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US Study finds gay teens who come out have higher self esteem

Posted by Sally O'Brien, on 19/02/2015. US Study finds gay teens who come out have higher self esteemTags: Parenting Teachers

The results from a study done by the The University Of Arizona state that gay teens coming out in school emerge with higher self-esteem and lower levels of depression than if they had not and that coming out will not make them any more or less likely to be bullied.

Professor Stephen Russell, Director of the Institute for Children Youth and Families, and author of the paper, explains that LGBT students will have higher self-esteem and lower levels of depression if they come out in school compared to LGBT students who have not.

According to an American medical publication, Medical News Today, Mr. Russell, decided to conduct the study after he was asked to be an expert opinion on a legal case in the US.

According to the report:
“The contested issue in the suit was the high school's refusal to allow students to start a gay-straight alliance on campus, which officials claimed would be potentially harmful to students. ACLU attorneys asked Russell whether it could be said with "absolute certainty" that it is better for LGBT teens to come out at school than not, and he realized there was a worrying lack of research on the subject.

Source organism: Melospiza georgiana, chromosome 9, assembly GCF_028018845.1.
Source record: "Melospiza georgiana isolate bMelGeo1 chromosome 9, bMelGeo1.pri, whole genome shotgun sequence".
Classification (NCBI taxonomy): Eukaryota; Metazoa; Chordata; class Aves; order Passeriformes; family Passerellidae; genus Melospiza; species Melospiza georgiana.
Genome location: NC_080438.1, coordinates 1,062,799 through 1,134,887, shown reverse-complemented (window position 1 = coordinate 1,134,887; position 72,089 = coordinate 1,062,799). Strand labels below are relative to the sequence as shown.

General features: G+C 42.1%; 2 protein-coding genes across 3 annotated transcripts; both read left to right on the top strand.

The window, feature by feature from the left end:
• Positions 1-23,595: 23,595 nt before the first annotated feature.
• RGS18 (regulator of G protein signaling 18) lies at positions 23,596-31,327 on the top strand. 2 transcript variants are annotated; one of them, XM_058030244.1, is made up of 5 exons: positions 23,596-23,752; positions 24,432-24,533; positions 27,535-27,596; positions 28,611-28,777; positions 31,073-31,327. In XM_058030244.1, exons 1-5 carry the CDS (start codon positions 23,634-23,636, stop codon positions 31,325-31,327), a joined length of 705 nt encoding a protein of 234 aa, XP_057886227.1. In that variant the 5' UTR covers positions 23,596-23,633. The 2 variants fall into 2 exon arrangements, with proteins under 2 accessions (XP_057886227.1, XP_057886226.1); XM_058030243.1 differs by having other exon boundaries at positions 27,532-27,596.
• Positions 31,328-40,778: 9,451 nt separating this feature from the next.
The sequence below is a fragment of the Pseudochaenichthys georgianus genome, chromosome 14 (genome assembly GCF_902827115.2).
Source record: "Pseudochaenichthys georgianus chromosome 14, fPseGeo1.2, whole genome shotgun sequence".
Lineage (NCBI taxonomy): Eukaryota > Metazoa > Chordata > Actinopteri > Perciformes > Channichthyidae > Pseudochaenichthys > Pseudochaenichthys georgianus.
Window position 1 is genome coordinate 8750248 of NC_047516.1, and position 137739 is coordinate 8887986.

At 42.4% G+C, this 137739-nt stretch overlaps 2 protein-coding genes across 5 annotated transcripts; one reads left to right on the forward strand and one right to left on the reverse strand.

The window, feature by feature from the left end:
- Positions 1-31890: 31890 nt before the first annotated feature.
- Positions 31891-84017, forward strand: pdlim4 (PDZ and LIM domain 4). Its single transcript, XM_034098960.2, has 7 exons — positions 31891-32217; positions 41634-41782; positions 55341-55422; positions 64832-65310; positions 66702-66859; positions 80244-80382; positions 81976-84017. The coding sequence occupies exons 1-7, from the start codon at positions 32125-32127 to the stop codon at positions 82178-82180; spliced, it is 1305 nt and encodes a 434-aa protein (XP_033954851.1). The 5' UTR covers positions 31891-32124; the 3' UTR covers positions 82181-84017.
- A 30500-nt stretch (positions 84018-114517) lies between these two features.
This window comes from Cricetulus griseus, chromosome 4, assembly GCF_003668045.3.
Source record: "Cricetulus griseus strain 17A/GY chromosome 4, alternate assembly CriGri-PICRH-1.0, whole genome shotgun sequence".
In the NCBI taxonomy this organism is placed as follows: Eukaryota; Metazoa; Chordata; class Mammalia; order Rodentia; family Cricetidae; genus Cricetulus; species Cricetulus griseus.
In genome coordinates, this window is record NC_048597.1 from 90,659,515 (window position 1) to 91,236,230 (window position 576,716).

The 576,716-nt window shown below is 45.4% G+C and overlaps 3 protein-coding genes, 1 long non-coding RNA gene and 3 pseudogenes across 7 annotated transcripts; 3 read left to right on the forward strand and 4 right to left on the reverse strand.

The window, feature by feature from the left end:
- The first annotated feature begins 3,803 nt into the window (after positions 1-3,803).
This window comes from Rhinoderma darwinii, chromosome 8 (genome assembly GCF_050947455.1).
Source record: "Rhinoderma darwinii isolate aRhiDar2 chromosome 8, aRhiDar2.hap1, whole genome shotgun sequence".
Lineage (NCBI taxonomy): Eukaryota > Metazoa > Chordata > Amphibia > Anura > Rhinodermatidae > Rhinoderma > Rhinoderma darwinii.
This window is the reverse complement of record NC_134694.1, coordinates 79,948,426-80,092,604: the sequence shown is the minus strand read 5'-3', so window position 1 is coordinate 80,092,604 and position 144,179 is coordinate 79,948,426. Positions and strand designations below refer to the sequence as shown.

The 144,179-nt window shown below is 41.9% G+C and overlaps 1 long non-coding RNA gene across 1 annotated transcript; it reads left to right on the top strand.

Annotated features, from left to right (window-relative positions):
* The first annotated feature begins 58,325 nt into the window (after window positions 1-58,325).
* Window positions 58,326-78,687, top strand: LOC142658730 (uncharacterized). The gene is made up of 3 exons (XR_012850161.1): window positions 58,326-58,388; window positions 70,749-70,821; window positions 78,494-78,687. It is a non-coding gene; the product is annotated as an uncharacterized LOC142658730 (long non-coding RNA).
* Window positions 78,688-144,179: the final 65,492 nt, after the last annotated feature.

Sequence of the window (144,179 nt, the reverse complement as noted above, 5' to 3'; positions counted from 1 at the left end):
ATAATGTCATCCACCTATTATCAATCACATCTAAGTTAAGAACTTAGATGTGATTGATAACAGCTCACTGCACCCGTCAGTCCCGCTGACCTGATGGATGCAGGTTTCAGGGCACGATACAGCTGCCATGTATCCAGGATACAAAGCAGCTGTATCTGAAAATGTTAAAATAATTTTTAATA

"Until now, a key question about balancing the need to protect LGBT youth from harm while promoting their well-being has not been addressed: do the benefits of coming out at school outweigh the increased risk of victimization? Our study points to the positive role of coming out for youth and young adults well-being," says Russell.”

Research showed respondents were bullied whether they had come out or not.

According to the survey of 245 LGBT students between 21 and 25 years, told researchers that they had been victims of bullying regardless of whether they had come out in school or not. However, the study found that participants who were open about their sexuality in school had higher self esteem as young adults than those young LGBT students who did not disclose their sexual orientation during school.

According to Professor Russell, who commented on the results,

“The results of the study will be important for educating parents and school officials on how to provide the best support for LGBT students. "The thing that's encouraging is that we've found being out is good for you," he says. "This is clearly aligned with everything we know about identity. Being able to be who we are is crucial to mental health."


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